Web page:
Get help for Ashford-University ECE 332 Homework and Assignment Help. We provide assignment, homework, discussions and case studies help for all subjects Ashford-University for Session 2017-2018. ...

Early Childhood Education Assignment Help Early Childhood Education Homework Help Early Childhood Education Study Help Early Childhood Education Tutors Help Early Childhood Education Course Help

started by justquestionans on 27 Jun 18 no follow-up yet
Steve Ransom

Technology in Schools Faces Questions on Value - NYTimes.com - 9 views

  • Critics counter that, absent clear proof, schools are being motivated by a blind faith in technology and an overemphasis on digital skills — like using PowerPoint and multimedia tools — at the expense of math, reading and writing fundamentals. They say the technology advocates have it backward when they press to upgrade first and ask questions later.
    • Steve Ransom
       
      A valid criticism when technology implementation is decoupled from meaningful and effective pedagogy. You can't buy measurable change/improvement.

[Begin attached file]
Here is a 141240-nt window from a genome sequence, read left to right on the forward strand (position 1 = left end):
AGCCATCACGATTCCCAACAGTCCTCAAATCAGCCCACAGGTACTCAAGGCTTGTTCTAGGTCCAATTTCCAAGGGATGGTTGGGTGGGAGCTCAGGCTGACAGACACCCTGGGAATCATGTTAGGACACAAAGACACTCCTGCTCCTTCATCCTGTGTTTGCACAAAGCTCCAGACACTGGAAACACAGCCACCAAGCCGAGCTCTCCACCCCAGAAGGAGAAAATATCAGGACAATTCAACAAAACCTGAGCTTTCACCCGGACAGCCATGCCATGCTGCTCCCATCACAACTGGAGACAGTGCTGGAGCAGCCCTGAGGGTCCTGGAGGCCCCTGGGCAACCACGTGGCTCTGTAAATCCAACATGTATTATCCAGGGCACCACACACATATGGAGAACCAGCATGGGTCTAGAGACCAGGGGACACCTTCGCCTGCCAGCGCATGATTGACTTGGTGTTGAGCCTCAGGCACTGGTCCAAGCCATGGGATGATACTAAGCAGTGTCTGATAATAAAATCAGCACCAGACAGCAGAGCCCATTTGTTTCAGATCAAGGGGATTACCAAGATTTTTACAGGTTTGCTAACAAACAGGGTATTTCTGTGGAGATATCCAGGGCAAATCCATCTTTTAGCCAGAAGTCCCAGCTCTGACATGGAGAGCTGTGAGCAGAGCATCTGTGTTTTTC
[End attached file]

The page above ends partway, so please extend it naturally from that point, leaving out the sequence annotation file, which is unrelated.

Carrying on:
• district was innovating
  • how the district was innovating.
    • Steve Ransom
       
      Again, this is very different than how TEACHERS are innovating their PRACTICES. It's much more challenging than making a slick brochure that communicates how much technology your district has.
  • ...23 more annotations...
  • there is no good way to quantify those achievements — putting them in a tough spot with voters deciding whether to bankroll this approach again
  • “We’ve jumped on bandwagons for different eras without knowing fully what we’re doing. This might just be the new bandwagon,” he said. “I hope not.”
    • Steve Ransom
       
      There's a confidence building statement for you....
  • $46.3 million for laptops, classroom projectors, networking gear and other technology for teachers and administrators.
    • Steve Ransom
       
      Exactly... and how much was spent on equipping teachers to change their practices to effectively leverage this new infrastructure?
  • If we know something works
    • Steve Ransom